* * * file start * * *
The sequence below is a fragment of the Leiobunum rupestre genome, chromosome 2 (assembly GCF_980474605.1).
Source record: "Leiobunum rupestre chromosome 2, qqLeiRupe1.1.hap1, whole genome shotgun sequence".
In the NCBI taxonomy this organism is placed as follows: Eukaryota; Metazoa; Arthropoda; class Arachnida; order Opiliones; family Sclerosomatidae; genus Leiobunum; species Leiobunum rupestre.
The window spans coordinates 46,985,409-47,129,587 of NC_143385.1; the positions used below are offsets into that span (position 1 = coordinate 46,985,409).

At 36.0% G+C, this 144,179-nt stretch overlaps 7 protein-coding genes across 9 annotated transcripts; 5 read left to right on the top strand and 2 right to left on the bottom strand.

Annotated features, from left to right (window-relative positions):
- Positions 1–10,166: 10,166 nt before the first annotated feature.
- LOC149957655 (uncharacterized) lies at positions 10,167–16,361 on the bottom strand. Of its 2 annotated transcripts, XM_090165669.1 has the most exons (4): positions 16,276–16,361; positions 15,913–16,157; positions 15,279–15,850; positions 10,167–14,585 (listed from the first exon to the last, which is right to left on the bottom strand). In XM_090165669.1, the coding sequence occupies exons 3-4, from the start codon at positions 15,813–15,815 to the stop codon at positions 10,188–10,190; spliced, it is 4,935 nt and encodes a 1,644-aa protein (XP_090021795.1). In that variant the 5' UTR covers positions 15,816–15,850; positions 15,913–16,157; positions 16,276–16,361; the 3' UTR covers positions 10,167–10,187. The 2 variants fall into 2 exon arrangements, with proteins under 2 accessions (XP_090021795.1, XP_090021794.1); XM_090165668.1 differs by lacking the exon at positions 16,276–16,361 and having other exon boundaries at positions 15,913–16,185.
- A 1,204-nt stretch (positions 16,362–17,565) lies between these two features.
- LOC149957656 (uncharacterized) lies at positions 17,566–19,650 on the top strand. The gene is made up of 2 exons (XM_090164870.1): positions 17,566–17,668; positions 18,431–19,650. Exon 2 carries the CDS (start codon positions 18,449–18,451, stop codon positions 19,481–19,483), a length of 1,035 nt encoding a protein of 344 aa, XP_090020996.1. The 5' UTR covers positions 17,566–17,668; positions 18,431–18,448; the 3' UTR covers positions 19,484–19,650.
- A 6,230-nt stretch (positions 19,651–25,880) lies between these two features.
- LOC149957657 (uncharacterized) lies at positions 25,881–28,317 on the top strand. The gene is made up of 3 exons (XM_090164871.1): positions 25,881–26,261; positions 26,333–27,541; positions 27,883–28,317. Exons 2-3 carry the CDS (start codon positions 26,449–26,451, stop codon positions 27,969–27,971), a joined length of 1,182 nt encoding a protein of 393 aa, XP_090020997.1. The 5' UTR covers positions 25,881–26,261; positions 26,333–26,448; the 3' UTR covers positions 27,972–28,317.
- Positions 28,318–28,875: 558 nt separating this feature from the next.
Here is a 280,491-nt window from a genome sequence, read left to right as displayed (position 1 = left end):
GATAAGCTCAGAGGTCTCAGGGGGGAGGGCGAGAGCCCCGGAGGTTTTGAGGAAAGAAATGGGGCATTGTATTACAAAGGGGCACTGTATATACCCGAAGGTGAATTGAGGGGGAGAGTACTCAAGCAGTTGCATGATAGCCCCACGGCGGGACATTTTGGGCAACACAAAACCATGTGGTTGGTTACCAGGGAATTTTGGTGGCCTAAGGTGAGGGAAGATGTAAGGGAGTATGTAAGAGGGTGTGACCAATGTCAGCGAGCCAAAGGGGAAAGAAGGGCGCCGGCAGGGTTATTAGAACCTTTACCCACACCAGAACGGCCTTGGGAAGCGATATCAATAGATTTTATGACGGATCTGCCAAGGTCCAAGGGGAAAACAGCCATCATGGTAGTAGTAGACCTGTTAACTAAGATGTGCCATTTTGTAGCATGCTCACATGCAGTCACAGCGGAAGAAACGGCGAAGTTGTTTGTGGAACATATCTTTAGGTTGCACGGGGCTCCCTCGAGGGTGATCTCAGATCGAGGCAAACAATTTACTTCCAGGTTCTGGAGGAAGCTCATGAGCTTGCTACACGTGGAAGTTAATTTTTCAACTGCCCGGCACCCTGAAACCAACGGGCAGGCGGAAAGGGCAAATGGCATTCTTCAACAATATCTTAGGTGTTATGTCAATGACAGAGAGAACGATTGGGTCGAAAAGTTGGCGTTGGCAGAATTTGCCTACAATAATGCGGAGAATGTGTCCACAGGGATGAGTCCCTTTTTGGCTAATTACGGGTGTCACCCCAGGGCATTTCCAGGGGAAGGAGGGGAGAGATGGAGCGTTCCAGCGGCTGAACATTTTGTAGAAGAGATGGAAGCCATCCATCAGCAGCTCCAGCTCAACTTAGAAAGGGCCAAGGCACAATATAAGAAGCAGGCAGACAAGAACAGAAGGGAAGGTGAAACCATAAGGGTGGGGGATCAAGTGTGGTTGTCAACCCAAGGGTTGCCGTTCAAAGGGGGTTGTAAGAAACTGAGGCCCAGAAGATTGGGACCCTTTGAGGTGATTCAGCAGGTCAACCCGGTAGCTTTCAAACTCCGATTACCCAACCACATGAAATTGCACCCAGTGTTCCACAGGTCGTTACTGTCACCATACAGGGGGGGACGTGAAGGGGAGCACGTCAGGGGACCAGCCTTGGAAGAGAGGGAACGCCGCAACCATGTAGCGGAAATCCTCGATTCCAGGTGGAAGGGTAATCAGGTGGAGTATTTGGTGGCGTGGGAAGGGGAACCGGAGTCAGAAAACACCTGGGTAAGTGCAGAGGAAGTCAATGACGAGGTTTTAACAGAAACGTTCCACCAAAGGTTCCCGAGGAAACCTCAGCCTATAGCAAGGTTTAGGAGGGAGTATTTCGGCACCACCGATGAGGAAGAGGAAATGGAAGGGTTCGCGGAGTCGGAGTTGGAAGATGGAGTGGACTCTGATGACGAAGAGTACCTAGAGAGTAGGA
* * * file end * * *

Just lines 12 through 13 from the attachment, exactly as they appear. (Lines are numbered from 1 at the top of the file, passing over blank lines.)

- LOC149957657 (uncharacterized) lies at positions 25,881–28,317 on the top strand. The gene is made up of 3 exons (XM_090164871.1): positions 25,881–26,261; positions 26,333–27,541; positions 27,883–28,317. Exons 2-3 carry the CDS (start codon positions 26,449–26,451, stop codon positions 27,969–27,971), a joined length of 1,182 nt encoding a protein of 393 aa, XP_090020997.1. The 5' UTR covers positions 25,881–26,261; positions 26,333–26,448; the 3' UTR covers positions 27,972–28,317.
- Positions 28,318–28,875: 558 nt separating this feature from the next.